With the NFL draft set to begin April 30, all the talk has centered on quarterbacks Jameis Winston and Marcus Mariota, who are projected to be the first and second players taken. But the true breakout star will be former University of Miami running back Duke Johnson.
Johnson is a legend in Miami-Dade's football subculture. He's been breaking records since he was a little-leaguer for the Liberty City Optimist Club, which has churned out some of the best talent to play in the NFL. (Two examples are Tampa Bay Buccaneers linebacker Vontae Davis and Atlanta Falcons running back Devonta Freeman.) At Miami Norland Senior High, Duke racked up thousands of yards playing against the nation's toughest competition.
At the University of Miami, Johnson carried the offense for three-plus years, becoming the school's all-time leading rusher with 3,339 yards. He broke Ottis Anderson's record, which dated back to the 1970s. On his way to the top, Duke surpassed Alonzo Highsmith, Edgerrin James, Clinton Portis, Willis McGahee, and Lamar Miller, who all went on to have stellar careers in the NFL.
Johnson also owns the records for UM running back with the most 100-yard games, rushing yards in a single season, all-purpose yards in a career and a season, yards per carry during a season, and touchdowns.
If you like this story, consider signing up for our email newsletters.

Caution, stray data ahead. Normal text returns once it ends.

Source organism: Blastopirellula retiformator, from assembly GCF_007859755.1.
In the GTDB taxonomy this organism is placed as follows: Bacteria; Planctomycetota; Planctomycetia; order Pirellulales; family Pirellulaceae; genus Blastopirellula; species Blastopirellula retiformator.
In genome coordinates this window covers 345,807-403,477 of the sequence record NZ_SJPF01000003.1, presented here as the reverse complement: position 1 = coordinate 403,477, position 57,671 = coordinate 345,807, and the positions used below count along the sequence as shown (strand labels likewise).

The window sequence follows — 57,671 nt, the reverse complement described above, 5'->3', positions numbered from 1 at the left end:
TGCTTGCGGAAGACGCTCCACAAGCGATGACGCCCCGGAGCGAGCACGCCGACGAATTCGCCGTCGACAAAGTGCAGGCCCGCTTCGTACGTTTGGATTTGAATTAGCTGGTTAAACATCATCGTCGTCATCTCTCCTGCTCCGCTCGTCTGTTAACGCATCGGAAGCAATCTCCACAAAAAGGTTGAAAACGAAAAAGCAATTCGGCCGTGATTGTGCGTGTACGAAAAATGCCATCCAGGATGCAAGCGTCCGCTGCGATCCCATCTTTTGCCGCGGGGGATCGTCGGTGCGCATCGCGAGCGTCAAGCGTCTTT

SHOW ME HOW
You have successfully signed up for your selected newsletter(s) - please keep an eye on your mailbox, we're movin' in!
When a player from Miami, which sends more guys to the NFL than any other city, dominates the football field at the little-league, high-school, and college levels, there is no doubt he can excel in the pros too. (A recent count by the website Elite Daily shows South Florida has five of the top ten high schools that produce the most NFL players.) This draft features a slate of topnotch South Florida players, including Amari Cooper, Durell Eskridge, and UM's Ereck Flowers.
Duke Johnson has all the qualities of a great running back: a feel for the game, a high football IQ, and explosiveness once he gets the ball. If he's available when the Miami Dolphins' turn comes up, the hometown team would be crazy not to draft him.
I don't understand how Sun Sentinel Dolphins beat writer Omar Kelly and ESPN draft analyst Mel Kiper Jr. don't have Duke as the best running back available.
There is no doubt he will be one of the greatest running backs in NFL history.